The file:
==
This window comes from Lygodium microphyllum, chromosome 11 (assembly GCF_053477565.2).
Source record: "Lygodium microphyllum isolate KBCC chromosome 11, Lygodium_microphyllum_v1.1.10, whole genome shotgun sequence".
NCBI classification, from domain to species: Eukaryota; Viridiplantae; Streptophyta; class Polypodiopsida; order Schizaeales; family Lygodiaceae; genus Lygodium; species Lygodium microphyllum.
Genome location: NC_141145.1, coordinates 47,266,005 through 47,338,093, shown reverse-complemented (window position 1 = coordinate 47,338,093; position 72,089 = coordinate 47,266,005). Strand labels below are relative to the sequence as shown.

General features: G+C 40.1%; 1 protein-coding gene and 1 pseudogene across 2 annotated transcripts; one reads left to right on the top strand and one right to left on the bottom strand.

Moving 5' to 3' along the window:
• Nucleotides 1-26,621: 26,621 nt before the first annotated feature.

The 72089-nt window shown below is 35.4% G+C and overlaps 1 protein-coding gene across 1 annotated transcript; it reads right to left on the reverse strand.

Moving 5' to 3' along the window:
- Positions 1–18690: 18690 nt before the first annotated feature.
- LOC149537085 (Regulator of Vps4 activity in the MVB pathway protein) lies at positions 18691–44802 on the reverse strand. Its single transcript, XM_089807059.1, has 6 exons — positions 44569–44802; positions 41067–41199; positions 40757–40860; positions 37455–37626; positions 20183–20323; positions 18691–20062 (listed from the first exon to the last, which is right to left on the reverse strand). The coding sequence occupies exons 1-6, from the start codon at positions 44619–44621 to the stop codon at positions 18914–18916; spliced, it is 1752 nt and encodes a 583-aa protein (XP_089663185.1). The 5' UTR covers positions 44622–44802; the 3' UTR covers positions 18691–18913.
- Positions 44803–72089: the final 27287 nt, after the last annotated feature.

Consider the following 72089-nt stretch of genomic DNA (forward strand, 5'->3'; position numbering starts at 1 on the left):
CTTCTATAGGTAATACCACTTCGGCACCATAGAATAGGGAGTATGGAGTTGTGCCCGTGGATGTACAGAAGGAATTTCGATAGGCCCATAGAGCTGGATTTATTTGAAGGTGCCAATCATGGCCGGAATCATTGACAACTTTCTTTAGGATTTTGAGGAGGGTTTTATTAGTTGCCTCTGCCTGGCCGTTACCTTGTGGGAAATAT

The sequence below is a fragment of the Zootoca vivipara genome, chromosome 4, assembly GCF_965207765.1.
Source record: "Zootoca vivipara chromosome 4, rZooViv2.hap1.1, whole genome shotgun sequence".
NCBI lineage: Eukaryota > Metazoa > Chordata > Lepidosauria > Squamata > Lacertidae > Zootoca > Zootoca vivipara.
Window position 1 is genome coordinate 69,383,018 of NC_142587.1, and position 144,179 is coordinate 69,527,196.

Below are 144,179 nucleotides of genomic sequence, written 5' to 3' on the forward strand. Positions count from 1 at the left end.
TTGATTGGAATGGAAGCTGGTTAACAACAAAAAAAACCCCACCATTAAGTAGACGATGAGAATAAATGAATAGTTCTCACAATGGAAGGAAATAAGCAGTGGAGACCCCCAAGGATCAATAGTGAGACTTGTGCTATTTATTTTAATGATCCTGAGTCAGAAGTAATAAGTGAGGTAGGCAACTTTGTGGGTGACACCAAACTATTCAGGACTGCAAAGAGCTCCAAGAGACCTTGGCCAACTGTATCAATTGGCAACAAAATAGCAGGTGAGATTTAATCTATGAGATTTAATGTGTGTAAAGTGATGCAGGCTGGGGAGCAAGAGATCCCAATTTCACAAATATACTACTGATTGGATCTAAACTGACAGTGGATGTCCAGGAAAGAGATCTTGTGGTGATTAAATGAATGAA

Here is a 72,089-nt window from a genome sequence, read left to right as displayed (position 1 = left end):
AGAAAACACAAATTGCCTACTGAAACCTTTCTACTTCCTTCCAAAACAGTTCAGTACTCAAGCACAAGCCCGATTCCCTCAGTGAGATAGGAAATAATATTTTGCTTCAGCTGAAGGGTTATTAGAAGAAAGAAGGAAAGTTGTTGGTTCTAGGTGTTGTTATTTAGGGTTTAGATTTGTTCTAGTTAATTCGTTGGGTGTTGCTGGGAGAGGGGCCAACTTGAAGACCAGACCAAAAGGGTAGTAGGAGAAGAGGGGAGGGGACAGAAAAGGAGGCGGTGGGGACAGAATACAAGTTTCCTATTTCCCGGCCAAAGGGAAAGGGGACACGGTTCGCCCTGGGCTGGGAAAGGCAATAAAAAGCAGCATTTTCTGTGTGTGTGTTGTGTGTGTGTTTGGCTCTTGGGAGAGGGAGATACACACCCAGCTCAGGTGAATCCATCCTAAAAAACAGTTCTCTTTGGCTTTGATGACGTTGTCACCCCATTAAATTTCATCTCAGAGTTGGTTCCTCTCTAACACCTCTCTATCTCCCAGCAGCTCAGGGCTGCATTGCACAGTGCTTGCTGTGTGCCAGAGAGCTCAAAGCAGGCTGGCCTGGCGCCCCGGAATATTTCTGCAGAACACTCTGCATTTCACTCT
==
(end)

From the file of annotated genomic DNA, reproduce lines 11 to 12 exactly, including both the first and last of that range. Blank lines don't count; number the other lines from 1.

- LOC149537085 (Regulator of Vps4 activity in the MVB pathway protein) lies at positions 18691–44802 on the reverse strand. Its single transcript, XM_089807059.1, has 6 exons — positions 44569–44802; positions 41067–41199; positions 40757–40860; positions 37455–37626; positions 20183–20323; positions 18691–20062 (listed from the first exon to the last, which is right to left on the reverse strand). The coding sequence occupies exons 1-6, from the start codon at positions 44619–44621 to the stop codon at positions 18914–18916; spliced, it is 1752 nt and encodes a 583-aa protein (XP_089663185.1). The 5' UTR covers positions 44622–44802; the 3' UTR covers positions 18691–18913.
- Positions 44803–72089: the final 27287 nt, after the last annotated feature.